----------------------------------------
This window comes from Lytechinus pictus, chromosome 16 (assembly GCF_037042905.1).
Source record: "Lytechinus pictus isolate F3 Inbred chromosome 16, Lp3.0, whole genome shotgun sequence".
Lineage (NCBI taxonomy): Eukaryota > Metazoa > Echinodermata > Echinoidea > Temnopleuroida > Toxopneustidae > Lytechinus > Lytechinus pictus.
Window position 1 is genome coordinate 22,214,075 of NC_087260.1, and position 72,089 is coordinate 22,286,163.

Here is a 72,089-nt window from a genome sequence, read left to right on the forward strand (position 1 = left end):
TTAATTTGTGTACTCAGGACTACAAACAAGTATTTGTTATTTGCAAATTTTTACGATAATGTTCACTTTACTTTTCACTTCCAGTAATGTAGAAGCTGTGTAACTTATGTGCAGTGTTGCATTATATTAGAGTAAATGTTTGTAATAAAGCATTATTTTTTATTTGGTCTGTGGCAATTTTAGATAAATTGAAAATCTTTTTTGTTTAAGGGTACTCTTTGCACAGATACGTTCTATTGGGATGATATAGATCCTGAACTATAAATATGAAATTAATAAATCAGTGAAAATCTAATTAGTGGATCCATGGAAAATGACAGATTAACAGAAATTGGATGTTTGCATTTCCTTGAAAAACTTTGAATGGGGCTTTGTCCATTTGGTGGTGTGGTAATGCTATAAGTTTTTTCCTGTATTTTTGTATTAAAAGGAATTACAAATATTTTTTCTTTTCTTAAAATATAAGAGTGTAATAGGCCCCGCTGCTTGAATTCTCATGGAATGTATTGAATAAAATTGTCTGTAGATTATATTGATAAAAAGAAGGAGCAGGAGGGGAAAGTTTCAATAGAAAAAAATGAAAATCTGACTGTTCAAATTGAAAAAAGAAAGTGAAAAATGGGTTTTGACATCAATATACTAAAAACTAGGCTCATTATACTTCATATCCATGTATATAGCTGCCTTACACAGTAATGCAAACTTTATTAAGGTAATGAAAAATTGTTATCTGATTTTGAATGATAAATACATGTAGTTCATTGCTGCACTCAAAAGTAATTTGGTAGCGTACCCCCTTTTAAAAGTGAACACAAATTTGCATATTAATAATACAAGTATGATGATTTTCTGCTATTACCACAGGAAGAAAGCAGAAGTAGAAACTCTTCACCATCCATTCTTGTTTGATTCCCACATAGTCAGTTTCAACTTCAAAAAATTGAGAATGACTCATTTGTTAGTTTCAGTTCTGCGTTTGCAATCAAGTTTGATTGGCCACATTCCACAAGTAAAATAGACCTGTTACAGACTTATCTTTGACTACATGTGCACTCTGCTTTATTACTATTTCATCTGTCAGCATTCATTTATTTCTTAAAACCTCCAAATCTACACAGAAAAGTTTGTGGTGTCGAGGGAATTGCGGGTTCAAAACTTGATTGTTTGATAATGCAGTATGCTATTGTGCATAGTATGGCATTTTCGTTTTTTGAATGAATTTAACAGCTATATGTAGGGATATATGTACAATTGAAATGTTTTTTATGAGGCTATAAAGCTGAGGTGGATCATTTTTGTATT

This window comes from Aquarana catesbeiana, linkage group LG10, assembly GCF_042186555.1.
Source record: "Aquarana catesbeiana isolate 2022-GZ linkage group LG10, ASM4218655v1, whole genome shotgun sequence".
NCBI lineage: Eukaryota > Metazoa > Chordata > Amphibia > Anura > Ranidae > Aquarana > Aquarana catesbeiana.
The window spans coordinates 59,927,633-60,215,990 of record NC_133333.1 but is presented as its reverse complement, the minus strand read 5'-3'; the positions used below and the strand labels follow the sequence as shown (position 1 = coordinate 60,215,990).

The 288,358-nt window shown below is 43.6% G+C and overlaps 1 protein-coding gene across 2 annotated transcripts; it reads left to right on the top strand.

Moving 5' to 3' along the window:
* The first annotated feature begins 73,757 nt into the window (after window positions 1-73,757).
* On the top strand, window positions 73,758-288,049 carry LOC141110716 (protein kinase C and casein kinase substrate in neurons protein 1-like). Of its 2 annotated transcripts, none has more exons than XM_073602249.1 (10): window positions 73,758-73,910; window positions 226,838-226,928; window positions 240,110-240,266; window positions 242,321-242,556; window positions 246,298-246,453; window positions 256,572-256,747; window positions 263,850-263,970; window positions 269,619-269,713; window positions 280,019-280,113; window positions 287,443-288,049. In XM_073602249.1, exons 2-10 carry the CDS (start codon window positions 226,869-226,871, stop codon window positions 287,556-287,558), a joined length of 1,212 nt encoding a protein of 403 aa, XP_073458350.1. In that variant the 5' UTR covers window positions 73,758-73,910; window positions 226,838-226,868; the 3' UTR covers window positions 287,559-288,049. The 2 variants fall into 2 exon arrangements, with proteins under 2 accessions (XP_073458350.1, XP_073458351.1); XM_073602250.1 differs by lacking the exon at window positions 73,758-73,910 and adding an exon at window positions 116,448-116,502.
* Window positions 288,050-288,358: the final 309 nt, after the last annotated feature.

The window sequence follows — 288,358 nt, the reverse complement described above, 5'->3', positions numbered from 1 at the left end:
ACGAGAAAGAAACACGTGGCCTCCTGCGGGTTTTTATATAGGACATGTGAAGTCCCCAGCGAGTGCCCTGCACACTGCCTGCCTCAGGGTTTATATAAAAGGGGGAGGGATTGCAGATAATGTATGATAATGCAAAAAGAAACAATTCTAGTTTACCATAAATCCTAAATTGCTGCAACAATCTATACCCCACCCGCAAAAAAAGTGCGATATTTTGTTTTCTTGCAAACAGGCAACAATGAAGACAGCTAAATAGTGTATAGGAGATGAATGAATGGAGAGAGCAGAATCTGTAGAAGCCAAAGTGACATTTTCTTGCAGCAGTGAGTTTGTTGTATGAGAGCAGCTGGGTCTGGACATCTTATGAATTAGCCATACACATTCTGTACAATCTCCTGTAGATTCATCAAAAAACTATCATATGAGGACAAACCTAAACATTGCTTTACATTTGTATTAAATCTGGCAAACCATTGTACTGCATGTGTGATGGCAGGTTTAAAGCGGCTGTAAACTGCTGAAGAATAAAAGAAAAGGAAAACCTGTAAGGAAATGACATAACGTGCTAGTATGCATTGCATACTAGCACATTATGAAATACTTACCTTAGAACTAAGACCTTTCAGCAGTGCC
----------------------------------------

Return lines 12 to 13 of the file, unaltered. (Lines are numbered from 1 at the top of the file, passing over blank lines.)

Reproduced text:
Moving 5' to 3' along the window:
* The first annotated feature begins 73,757 nt into the window (after window positions 1-73,757).